“In an environment of decreasing confidence in art institutions, both in the East and the West, institutional critique sometimes takes a proactive or projective form, that of self-organization. Of course, self-organization is older than institutions themselves: substantially bottom-up, it constitutes the gathering of a certain number of individuals around a set of common interests and goals that they decided to act upon. Thus, it makes an absence in the art establishment explicit: an absence of possibilities, discourses, practices, forms, values.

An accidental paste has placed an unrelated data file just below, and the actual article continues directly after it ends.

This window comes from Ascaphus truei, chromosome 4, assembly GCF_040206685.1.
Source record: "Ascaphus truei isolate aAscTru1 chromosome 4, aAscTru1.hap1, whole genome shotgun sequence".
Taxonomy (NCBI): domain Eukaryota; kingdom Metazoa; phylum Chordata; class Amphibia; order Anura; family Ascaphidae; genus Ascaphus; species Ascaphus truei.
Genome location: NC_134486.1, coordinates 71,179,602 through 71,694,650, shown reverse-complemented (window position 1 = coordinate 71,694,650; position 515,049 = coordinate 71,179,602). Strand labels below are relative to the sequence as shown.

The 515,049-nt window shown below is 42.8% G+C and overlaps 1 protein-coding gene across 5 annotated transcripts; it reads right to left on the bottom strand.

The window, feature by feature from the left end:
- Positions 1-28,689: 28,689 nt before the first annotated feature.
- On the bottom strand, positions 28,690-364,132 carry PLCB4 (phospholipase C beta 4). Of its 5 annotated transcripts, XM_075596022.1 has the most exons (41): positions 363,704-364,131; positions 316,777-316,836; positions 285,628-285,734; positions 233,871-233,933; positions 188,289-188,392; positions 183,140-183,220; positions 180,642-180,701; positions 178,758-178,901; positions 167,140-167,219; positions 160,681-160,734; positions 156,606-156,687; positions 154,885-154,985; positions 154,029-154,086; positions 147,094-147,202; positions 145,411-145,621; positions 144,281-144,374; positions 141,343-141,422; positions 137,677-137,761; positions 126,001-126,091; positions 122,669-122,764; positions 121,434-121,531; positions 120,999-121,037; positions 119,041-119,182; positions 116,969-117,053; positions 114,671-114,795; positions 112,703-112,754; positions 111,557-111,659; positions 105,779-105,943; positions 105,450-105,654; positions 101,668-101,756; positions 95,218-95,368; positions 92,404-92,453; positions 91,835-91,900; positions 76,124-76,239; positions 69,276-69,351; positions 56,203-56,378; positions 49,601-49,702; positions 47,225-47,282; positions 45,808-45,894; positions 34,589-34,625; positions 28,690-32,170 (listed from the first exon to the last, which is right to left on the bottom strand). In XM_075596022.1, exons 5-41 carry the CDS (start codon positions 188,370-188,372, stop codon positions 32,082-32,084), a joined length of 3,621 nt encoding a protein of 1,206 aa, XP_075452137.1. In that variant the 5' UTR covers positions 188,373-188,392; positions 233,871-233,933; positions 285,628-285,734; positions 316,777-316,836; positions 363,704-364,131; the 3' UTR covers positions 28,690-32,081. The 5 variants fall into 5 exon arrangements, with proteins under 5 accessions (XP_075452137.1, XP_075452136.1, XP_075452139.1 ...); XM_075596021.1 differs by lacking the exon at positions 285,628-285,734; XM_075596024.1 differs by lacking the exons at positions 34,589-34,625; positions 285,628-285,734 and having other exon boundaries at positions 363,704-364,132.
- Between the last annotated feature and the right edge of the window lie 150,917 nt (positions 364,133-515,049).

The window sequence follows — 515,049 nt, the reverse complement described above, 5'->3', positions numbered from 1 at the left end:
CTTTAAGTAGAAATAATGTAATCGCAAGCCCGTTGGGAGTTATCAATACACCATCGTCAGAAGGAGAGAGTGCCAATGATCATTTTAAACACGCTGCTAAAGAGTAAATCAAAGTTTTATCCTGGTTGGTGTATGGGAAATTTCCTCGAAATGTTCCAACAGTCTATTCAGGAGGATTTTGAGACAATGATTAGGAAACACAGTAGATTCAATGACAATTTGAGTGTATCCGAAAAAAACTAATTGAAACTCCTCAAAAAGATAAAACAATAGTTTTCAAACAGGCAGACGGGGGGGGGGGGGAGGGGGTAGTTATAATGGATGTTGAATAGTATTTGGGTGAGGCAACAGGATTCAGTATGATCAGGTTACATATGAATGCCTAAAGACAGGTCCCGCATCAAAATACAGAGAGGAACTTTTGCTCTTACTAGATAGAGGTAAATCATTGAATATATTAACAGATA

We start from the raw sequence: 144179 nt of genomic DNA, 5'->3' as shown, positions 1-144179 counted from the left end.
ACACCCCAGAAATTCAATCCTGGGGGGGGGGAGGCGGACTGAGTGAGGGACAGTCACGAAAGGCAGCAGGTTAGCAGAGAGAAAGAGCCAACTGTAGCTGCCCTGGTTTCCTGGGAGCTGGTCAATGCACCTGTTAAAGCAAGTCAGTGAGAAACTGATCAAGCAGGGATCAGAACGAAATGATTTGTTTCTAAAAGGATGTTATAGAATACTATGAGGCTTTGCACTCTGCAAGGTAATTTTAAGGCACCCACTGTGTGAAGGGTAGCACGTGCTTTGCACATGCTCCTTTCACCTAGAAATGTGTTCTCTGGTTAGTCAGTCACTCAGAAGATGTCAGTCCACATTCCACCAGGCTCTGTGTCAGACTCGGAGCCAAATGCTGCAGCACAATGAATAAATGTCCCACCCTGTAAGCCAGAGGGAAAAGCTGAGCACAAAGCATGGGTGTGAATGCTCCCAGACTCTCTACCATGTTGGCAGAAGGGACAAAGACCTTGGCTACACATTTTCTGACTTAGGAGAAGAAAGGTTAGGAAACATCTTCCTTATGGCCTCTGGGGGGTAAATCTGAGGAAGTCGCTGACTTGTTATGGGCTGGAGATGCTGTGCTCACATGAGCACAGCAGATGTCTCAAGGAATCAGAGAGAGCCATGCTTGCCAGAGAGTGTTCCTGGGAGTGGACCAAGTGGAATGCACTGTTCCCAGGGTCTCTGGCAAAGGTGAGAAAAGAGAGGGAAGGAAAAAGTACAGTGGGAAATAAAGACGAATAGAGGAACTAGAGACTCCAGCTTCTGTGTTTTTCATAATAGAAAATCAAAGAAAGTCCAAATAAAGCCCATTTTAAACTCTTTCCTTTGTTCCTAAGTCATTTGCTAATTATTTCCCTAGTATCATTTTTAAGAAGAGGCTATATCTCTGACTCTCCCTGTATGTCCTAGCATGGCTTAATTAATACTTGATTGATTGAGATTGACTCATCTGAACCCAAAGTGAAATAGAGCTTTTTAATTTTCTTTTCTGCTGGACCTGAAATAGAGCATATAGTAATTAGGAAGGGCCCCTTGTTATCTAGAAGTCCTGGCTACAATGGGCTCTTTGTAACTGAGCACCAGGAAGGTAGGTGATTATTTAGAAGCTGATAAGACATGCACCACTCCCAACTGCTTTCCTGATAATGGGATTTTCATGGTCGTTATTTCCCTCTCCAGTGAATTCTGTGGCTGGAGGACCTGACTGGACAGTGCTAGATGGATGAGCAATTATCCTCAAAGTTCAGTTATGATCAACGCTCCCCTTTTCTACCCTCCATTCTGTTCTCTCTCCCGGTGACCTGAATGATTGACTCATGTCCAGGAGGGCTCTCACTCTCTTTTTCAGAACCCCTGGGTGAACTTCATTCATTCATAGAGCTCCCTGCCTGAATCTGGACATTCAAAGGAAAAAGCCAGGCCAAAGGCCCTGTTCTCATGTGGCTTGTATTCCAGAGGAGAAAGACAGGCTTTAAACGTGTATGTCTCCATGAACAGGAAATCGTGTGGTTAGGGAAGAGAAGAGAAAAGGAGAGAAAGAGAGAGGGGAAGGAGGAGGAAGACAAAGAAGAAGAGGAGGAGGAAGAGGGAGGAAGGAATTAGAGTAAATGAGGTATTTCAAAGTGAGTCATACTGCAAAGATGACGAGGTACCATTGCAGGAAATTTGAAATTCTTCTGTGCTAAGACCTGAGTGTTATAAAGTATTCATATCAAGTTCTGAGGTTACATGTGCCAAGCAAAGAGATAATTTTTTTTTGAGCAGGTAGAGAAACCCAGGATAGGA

More often than not, the how is as important as the what, if not more so: self-organized initiatives typically operate in flat hierarchies and experiment with commonist, non-extractionist models, challenging traditional capitalist organizational and economic structures. To self-organize is to create a common, open space of expression, exchange and production that is self-regulated and self-governed. […]
It is also necessary to speak about the dangerous tenuity of the line between the freedom and self-empowerment that participation in such structures promises, on the one hand, and self-exploitation and precarity that serving them demands, on the other.” (Hajnalka Somogyi)